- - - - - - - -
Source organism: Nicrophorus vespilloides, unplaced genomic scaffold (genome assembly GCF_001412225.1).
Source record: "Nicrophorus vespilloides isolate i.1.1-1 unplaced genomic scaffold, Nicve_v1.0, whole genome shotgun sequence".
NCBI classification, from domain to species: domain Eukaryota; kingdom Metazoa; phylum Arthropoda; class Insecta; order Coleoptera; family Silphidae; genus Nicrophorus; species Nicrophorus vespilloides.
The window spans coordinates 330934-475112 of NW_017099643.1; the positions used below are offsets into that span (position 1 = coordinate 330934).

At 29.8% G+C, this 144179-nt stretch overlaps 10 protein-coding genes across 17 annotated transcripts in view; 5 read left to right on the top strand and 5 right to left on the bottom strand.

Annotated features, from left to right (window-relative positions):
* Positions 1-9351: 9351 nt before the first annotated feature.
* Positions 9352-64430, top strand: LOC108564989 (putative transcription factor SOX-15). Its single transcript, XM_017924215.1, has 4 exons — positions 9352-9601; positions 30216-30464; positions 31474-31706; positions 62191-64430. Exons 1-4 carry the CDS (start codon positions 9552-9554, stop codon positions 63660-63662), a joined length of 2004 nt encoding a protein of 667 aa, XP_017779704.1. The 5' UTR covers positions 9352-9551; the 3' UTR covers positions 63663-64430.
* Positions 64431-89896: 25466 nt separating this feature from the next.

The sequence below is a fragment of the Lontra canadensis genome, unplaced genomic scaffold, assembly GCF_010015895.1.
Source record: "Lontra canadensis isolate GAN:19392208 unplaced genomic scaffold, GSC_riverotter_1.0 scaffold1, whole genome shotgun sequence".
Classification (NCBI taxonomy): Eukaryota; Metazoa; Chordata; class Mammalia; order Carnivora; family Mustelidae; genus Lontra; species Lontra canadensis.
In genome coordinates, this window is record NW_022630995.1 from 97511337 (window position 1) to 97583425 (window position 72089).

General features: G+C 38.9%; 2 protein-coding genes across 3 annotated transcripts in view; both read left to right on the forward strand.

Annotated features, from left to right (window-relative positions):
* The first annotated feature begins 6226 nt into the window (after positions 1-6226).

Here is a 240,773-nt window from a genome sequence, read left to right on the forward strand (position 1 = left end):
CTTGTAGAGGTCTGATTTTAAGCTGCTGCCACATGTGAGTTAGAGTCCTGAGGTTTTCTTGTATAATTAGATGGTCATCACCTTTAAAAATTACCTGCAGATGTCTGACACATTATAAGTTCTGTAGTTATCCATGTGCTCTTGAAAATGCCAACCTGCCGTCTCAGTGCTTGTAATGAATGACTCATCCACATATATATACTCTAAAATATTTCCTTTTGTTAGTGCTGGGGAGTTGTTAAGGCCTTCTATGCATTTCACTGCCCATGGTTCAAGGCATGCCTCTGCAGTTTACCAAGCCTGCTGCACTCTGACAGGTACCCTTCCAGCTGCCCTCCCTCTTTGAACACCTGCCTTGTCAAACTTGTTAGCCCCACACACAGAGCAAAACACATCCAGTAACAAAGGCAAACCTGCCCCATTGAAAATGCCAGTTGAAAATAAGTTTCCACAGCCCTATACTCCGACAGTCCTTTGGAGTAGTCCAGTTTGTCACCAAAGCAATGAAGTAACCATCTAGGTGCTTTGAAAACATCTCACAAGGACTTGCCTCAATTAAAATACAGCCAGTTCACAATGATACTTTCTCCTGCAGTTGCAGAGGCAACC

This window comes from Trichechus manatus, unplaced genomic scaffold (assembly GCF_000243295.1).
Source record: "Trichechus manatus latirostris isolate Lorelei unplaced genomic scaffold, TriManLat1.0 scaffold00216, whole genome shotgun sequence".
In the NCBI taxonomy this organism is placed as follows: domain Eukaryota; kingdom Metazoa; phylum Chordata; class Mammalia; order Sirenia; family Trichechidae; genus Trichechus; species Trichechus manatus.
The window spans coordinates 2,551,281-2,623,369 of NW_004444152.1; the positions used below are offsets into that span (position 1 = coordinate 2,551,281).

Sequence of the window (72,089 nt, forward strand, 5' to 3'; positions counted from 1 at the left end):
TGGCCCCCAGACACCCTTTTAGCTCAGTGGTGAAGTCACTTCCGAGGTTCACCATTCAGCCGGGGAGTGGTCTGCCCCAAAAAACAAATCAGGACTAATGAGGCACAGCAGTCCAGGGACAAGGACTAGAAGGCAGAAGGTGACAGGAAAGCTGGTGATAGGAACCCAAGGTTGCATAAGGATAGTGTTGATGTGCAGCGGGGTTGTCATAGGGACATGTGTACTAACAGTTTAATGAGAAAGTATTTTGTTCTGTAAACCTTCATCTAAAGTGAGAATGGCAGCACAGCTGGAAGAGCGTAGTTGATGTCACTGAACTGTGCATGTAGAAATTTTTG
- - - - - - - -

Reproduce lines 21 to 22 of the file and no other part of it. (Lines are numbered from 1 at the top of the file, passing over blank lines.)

In the NCBI taxonomy this organism is placed as follows: domain Eukaryota; kingdom Metazoa; phylum Chordata; class Mammalia; order Sirenia; family Trichechidae; genus Trichechus; species Trichechus manatus.
The window spans coordinates 2,551,281-2,623,369 of NW_004444152.1; the positions used below are offsets into that span (position 1 = coordinate 2,551,281).